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I maxed out my allocation for this multi-photo post – I would have included more if Instagram allowed….

  1. A glacier lily backlit by afternoon sunshine – the perfect glacier lily photo! This photo was taken on our descent from Frosty Mountain and we arrived at this pocket meadow in the forest at just the right time for the sun to find a gap in the trees and light up the flowers. Beautiful!
  2. Of course, one is never enough but I like this one because it shows the under-appreciated (and hard to photograph) spring beauty, a gorgeous diminutive little flower that blooms alongside the glacier lily and anemone.
  3. Spring beauty in full bloom – see how pretty it is? It’s well named! We first encountered spring beauty when we lived in Maryland, though it was common in low-lying woodland rather than in the alpine (of which there wasn’t any really!).
  4. The glacier lilies may be my favourite, but the stars of the show up at Blackwall Peak were the western anemones which were blooming everywhere, and often right along the edge of the trail. That made getting photos very convenient!
  5. I couldn’t decide whether I liked the shot from the side or from above, so I posted both.
  6. I can never resist a photo of paintbrush either, especially when it’s still in bud like this. I’m pleasantly surprised by how much detail my phone camera captured, down to all the fine hairs on the reddening bracts.
  7. This was a nice surprise: sulphur buckwheat in bud. I like how the flower head is divided up into sub-flowers, each with their own collection of florets.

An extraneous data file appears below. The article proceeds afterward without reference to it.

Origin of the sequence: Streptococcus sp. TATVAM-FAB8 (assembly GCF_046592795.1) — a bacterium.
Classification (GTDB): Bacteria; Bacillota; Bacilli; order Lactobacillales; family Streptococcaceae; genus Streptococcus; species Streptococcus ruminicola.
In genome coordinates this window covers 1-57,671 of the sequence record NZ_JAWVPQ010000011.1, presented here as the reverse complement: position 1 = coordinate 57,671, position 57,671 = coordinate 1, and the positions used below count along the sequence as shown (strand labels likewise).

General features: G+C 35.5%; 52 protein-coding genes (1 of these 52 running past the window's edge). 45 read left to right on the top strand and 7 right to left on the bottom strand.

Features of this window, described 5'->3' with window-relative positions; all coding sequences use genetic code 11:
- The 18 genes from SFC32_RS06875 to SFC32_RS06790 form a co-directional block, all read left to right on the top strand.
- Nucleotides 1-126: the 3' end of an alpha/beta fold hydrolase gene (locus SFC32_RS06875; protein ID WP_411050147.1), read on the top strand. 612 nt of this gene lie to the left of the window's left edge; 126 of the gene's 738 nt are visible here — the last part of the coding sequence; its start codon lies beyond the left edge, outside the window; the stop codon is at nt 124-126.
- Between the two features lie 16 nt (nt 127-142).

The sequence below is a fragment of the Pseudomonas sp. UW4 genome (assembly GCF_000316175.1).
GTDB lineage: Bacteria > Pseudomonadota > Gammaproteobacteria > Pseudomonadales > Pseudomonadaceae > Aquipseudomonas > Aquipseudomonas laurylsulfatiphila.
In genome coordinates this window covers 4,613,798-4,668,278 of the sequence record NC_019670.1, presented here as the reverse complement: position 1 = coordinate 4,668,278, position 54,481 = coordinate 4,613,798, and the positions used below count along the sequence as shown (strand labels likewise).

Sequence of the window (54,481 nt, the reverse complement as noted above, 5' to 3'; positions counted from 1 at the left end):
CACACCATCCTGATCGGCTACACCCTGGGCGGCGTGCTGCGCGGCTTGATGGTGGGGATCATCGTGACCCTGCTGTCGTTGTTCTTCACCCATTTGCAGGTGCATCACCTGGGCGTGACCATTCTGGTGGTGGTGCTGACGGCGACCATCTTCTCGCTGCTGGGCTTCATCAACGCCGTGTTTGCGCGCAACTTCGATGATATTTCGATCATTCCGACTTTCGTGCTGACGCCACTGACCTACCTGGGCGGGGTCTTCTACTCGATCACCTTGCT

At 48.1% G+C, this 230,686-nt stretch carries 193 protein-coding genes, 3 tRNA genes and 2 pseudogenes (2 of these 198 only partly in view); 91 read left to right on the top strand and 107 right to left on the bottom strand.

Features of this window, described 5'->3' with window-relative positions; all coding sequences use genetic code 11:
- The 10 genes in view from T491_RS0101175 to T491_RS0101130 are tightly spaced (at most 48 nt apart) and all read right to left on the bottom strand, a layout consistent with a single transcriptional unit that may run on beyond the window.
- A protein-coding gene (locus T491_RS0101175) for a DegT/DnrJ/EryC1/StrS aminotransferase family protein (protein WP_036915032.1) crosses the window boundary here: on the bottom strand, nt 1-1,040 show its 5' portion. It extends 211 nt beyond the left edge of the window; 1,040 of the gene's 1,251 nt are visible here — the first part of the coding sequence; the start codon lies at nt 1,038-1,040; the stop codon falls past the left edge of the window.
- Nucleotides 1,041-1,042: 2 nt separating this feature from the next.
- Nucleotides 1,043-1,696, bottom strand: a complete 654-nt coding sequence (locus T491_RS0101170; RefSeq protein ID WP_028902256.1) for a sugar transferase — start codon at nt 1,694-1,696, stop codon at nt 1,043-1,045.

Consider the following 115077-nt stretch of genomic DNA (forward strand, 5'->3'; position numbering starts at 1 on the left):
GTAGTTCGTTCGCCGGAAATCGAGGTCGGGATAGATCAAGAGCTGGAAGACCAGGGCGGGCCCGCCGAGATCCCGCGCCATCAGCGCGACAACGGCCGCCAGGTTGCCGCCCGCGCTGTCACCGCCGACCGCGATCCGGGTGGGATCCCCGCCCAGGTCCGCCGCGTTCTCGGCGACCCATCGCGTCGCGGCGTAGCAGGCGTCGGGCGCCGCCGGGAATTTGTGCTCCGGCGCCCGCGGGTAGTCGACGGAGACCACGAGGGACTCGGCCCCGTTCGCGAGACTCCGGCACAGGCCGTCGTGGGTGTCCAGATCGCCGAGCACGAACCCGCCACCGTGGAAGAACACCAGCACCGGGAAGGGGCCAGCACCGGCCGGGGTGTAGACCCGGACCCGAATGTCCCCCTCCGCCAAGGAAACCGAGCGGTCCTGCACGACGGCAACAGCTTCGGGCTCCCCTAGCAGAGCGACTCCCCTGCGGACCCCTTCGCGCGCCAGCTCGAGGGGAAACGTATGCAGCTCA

8. Sitka valerian – the name conjures up the smell of autumn in the mountains as they have quite a pungent scent when they begin to fade. It was the shape of this one that caught my eye, and it was only later I realized I’d caught just a single flower blooming.
  9. This Columbia lily was blooming right next to our camp site, and taking its picture was the first thing I did when I got out of the car 🙂 We saw many at the roadside as we drove into and through Manning Park; I’d love to have stopped and taken a few photos but that’s just not a particularly safe thing to do on such a busy highway.
  10. Lastly, a tall white bog orchid. As with the Columbia lilies, we saw some really good displays of these by the side of Highway 3. But I was happy with this one at the edge of the marsh by the beaver pond. I love the contrast of the green and white on these flowers.

As I alluded to in the caption above, there were many flowers that I either didn’t photograph or couldn’t feature in this little collection, although a good many of those were taken with our “real” cameras which aren’t as easy to post to Instagram. This is definitely my favourite time of the year now, where I’m torn between seeking mountain summits and spending hours photographing flower meadows…